Are you interested in how a comprehensive, multi-disciplinary functional medicine approach can help treat autism? Contact Newbridge Health and Wellness today to get started!

What Causes Autism?

There is no singular known cause of autism, but some research suggests that it is caused by a combination of environmental (more-so) and genetic (less-so) factors. Environmental factors can trigger genetically predisposed individuals, which appears to be why autism is rising at such a fast rate. It is becoming increasingly clear that the myriad of autism symptoms is triggered by the underlying medical and environmental causes, with a minority associated with genetic causes.

Some genetic variants or combinations of genetic variants have been identified to predispose autism, although genetic variants alone don’t typically lead to autism. Some people with genetic variants are never diagnosed with autism.

Although autism runs in the family, it hasn’t been proven that genetics predispose children to the condition. There can be an increased risk of autism, but there is no determining factor of genetic predisposition that will lead to its development, and environmental factors need to be considered.

In addition to potential genetic predisposition, environmental risk factors can play a large role in autism. Exposures during the prenatal period when the embryo and fetus are very susceptible to environmental exposures may contribute to an autism diagnosis. It’s recommended during pregnancy to avoid toxins, heavy metals, chemicals, pesticides, herbicides, infectious exposures, and stress. Likewise, environmental exposures in early childhood may be contributing factors.

Adding supplements like Vitamin D and Folate to the diet has been proven to reduce the risk of autism and other nutritional factors.

More research is being done to help understand how environmental factors affect people with autism. Some other environmental risk factors can include:

  • Advanced parental age at the time of conception
  • Prenatal exposure to air pollution, certain pesticides and herbicides, and other toxins
  • Maternal obesity, diabetes, or immune system disorders
  • Maternal thyroid disorders
  • Extreme prematurity or very low birth weight
  • Any birth difficulty leading to periods of oxygen deprivation to the baby’s brain

These early life environmental exposures can be the root cause behind why someone has autism. Understanding what may have caused the disorder and how the person with autism copes with their condition can help determine treatment plans that help.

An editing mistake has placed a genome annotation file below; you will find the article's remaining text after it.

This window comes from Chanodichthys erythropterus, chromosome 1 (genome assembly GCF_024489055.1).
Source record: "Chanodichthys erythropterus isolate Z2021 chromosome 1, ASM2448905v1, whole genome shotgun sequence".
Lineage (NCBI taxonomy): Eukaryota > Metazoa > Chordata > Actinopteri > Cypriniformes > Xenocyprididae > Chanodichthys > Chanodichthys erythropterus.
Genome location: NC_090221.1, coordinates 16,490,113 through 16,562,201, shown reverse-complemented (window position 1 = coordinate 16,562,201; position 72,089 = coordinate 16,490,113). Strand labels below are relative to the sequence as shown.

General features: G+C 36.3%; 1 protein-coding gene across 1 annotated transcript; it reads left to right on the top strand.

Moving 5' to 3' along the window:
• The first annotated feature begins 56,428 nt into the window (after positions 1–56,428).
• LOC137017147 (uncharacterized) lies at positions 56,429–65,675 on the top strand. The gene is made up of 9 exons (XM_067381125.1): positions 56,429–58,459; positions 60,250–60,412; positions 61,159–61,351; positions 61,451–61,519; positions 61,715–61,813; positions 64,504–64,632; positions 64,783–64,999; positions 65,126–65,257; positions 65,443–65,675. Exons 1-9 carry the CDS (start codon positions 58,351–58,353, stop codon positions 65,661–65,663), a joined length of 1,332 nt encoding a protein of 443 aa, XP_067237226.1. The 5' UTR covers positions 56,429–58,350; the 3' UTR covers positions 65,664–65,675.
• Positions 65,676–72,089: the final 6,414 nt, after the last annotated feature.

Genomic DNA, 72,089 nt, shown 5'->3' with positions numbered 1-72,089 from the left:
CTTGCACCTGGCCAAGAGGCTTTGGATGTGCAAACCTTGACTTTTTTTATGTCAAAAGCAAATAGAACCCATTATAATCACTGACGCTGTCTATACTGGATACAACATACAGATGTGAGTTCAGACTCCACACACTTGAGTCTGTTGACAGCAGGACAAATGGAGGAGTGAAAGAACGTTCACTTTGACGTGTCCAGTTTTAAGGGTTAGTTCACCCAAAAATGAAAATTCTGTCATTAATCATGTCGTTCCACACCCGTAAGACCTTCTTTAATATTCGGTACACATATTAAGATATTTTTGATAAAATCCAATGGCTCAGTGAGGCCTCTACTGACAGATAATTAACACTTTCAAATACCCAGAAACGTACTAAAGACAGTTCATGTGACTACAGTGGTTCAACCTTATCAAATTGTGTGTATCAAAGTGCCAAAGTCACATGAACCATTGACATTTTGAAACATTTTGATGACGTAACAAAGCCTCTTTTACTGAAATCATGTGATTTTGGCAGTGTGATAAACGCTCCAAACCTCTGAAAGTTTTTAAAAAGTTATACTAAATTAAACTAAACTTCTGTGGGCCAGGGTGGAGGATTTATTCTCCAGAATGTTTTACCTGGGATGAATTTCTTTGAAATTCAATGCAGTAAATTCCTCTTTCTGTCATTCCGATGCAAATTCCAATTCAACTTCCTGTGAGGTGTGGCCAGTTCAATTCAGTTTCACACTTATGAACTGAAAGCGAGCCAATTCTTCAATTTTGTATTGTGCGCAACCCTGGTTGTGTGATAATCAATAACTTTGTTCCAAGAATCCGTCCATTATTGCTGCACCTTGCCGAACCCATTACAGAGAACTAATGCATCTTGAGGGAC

How to Treat Autism With Functional Medicine

Newbridge Health and Wellness offers many treatment options for autism using a lifestyle, therapy, and nutrition-based Functional Medicine approach. This approach to care looks at the underlying root contributors and causes. It helps correct these, adding foods and nutrients if they are low and reducing harmful exposures or removing things that could be causing harm, like bad microbes in the gut, EMF/ radiation exposure, underlying infections, or toxins in the body, and restoring proper function through various treatment modalities and therapies.

Examining underlying health and environmental factors that may affect the individual’s disorder allows practitioners to determine a treatment plan to address those issues, increasing the patient’s quality of life and function. We have had patients who successfully reversed or lost their diagnosis using this approach, which is not guaranteed but always exciting when it happens.

A key foundation is to eat a healthy, nutrient-dense diet. Sometimes children on the spectrum cannot tolerate many foods due to sensory or other issues, so we address this through occupational therapy, masgutova neurologic reflex integration (MNRI) therapy, and feeding therapy. Often there are nutrient deficiencies that need to be addressed. The communication between the gut and the brain has been more extensively studied over the last few years, which has helped increase our understanding of neuropsychiatric conditions. The gut is responsible for about 80% of your immune system function. It helps the body to make vitamins, detoxify and make neurotransmitters, all of which can help many people with autism when the gut function is improved. Thus, changing to a healthier diet can immensely help the brain and body.

Detoxification is another treatment option where different nutrients and other compounds help the body naturally detoxify endogenous toxins (typically the byproducts of poor digestion or gut dysbiosis) and exogenous (external) toxins, which helps with feeling healthy and optimal functionality. We utilize the functional medicine approach to help treat underlying microbiome imbalances in the gut to restore it for optimal function. This allows for improved nutrient absorption, neurotransmitter production, decreased inflammation, detoxification, immune function, vagal nerve tone, and more.

At Newbridge Health and Wellness, we also passionately provide care for women in the preconception and pregnancy periods to help to do our best to prevent autism and other neurodevelopmental and physical conditions in babies and children. We take a comprehensive approach to maternal and paternal health to optimize reproductive health and pregnancy outcomes, which is perhaps the most important work of all.

Are you interested in personalized care for you or someone you love with autism or other neurodevelopmental disorders, or do you wish to increase the odds of preventing neurodevelopmental disorders in the first place? Contact Newbridge Health and Wellness today to get started!